One analysis has argued that because the exchange is nearly budget neutral it would not provide economic stimulus, but that is not the case. The added resources the exchange would provide for affordable housing production would generate short-term economic activity that would not otherwise occur. While the exchange and current credit system would cost the federal government similar amounts through 2019, nearly the full amount of the exchange grants will go toward affordable housing construction or rehabilitation in the near term. Without the exchange, part of the expenditure will go to uses that will not generate as much short-term economic activity, including corporate profits (because more companies will be able to buy tax credits at deep discounts) and construction or rehabilitation in later years (because developments that cannot sell their credits will be forced to return the credits for subsequent reallocation to other projects).
Exchange Retains Most Features of LIHTC
Moreover, the exchange would leave in place the core characteristics of the LIHTC, which is widely seen as a highly effective mechanism for building affordable housing.
States would retain control over how LIHTCs are used. State housing agencies would allocate grants received through the exchange to particular projects based on state priorities, just as they do in the normal tax credit process. Even the decision of whether to use the exchange would be made entirely by the state agency. Agencies that do not believe the exchange would benefit their state would not be required to use it.
Program standards would still be enforced. State agencies would oversee exchange-funded developments to ensure that they comply with affordability standards and other program rules and would be required to recapture grants from owners who fall out of compliance.
Private investors would continue to play a central role. Under the exchange proposal, the majority of LIHTCs still would be sold to private investors, so investors would continue to play an integral role in the LIHTC program. Moreover, the exchange is designed as a short-term response to the sharp drop in investor demand for credits, and would apply only in 2009.
Other Efforts to Increase Benefits to Investors Uncertain to Work in the Short Term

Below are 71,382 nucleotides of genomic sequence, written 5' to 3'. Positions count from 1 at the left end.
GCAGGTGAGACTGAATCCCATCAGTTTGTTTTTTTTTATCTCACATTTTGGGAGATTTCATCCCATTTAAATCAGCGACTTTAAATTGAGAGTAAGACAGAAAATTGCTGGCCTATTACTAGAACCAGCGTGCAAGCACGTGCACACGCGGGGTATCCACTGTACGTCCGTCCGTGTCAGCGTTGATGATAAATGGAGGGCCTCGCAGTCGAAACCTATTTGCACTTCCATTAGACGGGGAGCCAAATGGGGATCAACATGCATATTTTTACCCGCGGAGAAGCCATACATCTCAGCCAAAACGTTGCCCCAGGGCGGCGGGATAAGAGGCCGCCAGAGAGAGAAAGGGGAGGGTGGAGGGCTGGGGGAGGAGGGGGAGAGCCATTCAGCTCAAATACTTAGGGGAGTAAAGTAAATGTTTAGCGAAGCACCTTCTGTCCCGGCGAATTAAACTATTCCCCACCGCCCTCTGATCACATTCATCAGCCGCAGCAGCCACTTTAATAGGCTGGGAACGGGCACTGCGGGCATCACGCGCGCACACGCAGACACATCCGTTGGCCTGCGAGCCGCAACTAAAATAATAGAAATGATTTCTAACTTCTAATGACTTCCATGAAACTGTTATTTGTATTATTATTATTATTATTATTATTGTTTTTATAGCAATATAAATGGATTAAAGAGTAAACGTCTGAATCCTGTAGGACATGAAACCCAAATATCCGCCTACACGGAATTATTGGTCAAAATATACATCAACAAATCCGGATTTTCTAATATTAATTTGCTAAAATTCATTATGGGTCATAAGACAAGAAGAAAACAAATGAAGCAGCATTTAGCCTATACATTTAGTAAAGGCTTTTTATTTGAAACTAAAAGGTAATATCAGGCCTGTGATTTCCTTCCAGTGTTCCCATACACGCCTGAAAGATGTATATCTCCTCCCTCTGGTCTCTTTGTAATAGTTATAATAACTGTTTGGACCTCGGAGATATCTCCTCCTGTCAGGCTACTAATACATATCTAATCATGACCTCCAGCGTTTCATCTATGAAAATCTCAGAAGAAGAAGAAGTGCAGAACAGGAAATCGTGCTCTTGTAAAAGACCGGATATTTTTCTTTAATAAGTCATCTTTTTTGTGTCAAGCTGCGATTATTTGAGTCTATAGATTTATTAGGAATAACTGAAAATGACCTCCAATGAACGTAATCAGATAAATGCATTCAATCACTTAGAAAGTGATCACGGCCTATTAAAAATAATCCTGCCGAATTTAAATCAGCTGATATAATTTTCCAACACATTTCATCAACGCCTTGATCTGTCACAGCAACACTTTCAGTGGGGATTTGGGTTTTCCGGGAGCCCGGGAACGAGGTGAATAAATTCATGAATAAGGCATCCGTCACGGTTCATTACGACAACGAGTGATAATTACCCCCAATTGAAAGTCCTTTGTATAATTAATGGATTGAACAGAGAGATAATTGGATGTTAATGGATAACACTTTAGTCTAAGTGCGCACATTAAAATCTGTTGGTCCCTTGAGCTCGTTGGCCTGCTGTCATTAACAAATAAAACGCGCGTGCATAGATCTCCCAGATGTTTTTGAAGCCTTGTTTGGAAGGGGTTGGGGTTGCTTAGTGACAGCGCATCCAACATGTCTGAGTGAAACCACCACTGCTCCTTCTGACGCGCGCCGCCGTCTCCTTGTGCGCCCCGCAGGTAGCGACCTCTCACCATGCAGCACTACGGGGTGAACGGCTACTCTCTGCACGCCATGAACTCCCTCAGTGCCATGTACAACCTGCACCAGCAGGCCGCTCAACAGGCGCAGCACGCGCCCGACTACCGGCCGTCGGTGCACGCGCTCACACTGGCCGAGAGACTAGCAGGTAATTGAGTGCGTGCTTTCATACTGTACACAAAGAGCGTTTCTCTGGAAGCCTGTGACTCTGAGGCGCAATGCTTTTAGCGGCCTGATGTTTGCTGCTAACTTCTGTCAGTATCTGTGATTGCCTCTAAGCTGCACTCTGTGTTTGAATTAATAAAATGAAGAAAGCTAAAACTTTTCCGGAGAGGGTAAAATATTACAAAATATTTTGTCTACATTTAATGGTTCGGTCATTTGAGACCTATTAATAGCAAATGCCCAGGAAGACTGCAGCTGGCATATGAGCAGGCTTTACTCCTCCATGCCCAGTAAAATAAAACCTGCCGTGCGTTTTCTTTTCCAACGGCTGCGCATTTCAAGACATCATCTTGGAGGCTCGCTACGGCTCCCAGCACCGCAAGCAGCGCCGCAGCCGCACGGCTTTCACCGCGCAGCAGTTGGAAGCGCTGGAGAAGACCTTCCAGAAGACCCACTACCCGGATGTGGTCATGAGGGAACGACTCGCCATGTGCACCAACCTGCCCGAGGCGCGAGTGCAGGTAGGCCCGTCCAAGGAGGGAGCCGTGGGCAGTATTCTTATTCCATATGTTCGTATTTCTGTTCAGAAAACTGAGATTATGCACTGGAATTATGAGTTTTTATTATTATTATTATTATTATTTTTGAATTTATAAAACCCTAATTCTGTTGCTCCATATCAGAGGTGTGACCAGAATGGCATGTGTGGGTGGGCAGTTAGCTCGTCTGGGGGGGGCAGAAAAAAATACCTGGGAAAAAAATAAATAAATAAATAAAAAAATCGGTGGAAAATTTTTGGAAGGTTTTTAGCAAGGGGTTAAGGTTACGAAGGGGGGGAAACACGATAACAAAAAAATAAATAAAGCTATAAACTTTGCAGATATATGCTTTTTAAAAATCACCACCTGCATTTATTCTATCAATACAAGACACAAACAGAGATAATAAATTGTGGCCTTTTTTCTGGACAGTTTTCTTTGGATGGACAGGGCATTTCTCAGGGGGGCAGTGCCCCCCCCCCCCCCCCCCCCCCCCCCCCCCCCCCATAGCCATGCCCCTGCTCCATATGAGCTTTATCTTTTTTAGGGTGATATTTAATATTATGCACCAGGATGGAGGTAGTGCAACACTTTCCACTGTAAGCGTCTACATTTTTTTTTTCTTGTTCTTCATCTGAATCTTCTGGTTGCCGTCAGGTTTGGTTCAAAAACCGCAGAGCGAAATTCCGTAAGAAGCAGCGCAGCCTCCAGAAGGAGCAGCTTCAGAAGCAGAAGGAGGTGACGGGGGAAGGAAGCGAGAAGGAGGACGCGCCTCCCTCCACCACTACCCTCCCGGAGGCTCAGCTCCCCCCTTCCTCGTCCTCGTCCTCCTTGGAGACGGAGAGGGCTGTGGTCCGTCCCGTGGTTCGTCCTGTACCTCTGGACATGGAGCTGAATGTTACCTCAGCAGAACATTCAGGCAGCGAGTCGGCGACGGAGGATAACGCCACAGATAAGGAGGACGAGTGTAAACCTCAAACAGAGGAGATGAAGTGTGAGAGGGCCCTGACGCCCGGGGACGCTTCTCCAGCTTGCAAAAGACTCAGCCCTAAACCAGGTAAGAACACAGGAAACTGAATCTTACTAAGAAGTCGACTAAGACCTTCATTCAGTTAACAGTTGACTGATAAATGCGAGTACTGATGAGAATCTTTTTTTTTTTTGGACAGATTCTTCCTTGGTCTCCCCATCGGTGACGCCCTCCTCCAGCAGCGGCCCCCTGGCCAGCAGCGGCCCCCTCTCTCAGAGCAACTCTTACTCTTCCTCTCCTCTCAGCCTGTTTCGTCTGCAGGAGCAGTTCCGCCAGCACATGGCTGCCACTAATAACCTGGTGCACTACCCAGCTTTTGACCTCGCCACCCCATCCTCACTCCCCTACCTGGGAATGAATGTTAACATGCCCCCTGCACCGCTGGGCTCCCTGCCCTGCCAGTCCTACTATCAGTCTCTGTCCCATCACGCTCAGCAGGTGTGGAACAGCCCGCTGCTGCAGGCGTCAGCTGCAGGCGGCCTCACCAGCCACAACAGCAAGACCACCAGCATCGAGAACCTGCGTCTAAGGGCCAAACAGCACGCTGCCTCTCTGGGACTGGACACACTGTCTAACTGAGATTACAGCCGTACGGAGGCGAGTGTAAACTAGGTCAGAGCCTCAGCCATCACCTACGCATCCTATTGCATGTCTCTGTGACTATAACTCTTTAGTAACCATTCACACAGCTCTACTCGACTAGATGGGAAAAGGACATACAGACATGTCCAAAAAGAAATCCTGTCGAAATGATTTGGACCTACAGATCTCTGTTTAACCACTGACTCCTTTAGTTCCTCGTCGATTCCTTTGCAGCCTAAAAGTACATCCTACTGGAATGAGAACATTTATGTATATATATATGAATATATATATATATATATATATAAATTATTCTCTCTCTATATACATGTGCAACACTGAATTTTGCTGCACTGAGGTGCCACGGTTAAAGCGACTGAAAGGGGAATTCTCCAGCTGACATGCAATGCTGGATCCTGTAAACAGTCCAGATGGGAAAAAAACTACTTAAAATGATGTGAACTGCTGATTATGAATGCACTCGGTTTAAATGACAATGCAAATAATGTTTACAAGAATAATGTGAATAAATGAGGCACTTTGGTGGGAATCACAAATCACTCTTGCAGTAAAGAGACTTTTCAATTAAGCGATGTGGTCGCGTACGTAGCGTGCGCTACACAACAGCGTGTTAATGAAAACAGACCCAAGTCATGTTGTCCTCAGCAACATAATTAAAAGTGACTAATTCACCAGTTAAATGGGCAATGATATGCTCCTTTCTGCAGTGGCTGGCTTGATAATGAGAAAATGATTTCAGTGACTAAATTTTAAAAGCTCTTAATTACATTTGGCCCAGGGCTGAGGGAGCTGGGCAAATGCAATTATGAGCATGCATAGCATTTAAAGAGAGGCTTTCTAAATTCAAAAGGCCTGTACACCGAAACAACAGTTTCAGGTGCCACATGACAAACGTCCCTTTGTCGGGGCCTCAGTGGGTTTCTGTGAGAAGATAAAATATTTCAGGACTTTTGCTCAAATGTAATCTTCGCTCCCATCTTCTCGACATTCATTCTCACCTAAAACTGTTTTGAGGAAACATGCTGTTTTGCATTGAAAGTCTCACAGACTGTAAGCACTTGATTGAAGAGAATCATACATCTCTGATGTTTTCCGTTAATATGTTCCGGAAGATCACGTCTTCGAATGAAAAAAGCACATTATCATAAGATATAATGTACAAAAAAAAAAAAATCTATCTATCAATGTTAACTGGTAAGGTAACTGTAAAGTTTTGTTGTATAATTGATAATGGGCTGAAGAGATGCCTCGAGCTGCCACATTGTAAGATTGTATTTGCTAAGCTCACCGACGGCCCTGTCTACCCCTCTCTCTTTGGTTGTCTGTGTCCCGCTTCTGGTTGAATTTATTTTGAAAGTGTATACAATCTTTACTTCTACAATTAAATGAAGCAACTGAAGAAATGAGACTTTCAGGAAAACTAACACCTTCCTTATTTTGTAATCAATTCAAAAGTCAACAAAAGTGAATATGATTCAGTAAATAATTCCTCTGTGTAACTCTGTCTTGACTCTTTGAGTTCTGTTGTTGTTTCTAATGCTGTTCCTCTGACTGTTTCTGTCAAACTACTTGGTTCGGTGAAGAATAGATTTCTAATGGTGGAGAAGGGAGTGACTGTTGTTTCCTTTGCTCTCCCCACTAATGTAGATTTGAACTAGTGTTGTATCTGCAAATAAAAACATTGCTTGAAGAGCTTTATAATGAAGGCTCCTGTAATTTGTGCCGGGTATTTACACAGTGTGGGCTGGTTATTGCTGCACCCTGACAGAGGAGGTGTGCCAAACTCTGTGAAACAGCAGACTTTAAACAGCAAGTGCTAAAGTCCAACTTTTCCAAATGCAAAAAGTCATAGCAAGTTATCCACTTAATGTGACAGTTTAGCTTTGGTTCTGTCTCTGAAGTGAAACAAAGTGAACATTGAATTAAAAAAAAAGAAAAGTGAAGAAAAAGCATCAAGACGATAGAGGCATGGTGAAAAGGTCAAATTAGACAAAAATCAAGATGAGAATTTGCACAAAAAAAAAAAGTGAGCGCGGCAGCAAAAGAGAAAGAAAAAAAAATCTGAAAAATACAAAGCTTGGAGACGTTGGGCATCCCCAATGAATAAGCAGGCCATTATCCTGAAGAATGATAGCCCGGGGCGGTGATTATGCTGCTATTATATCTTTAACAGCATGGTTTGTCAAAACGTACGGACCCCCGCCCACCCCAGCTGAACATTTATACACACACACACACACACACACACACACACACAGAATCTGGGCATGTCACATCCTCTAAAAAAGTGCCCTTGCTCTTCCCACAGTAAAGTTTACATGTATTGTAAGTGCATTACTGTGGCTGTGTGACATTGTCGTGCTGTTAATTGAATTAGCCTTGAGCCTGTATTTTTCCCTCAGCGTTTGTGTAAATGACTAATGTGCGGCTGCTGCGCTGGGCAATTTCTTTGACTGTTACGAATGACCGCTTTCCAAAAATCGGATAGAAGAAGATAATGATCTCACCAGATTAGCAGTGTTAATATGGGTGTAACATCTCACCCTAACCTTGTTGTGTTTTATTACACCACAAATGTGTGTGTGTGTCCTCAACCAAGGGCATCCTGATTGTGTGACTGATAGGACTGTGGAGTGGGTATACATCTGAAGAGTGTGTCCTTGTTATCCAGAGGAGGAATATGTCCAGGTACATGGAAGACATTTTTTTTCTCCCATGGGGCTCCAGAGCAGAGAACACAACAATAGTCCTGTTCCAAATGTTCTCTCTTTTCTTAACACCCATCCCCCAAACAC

A possible alternative approach to restoring production under the LIHTC is to enhance the benefits that the credits provide to investors in the hope of increasing investor demand and pushing up prices. A version of the tax stimulus package approved by the Senate Finance Committee on January 27 contained a provision that would allow the LIHTC and other business tax credits to be counted against tax liability going back five years. This “carryback” was dropped from the Senate package currently under consideration, and was replaced by an “acceleration” provision that would allow investors to claim a higher proportion of 9 percent credits early in the ten-year credit period.
The acceleration provision would be far less expensive than the carryback it replaced (costing about $2 billion, compared to $11 billion for the carryback), and it would increase the value of LIHTCs to investors more efficiently. But the short-term effect of either provision could be limited mainly to preventing investors currently holding credits from seeking to sell them to other investors. The provisions could also increase demand, but this is uncertain. Many potential investors are limited in their ability to purchase credits by a lack of available capital and likely would not respond to the proposed incentives. Even to the extent that the enhancements do encourage new investors to enter the market, they would be unlikely to do so immediately. LIHTC transactions are complex, and it typically takes some time for new investors to assess the benefits and begin to make purchases.
The exchange proposal, by contrast, would work promptly and with certainty. It would be worthwhile for Congress to include the acceleration provision in the final stimulus package, but it should do so in addition to — not in place of — the exchange option.
Allowing Exchange of 4 Percent Credits Would be an Efficient Way to Further Increase Affordable Housing Production
The House exchange provision on its own will not fully restore production under the LIHTC to the pre-downturn level. This is the case because it would apply only to 40 percent of the 9 percent tax credits for 2009 and would not allow exchange of any 4 percent tax credits. Some of the credits that would not be exchanged would likely remain unsold, and those that are sold likely would draw prices well below those offered in the past. Estimates suggest that even with the House exchange provision in place, as much as $5 billion in additional funding could be needed to produce the same amount of LIHTC-funded housing as could have been produced if credit prices had remained at the pre-downturn levels.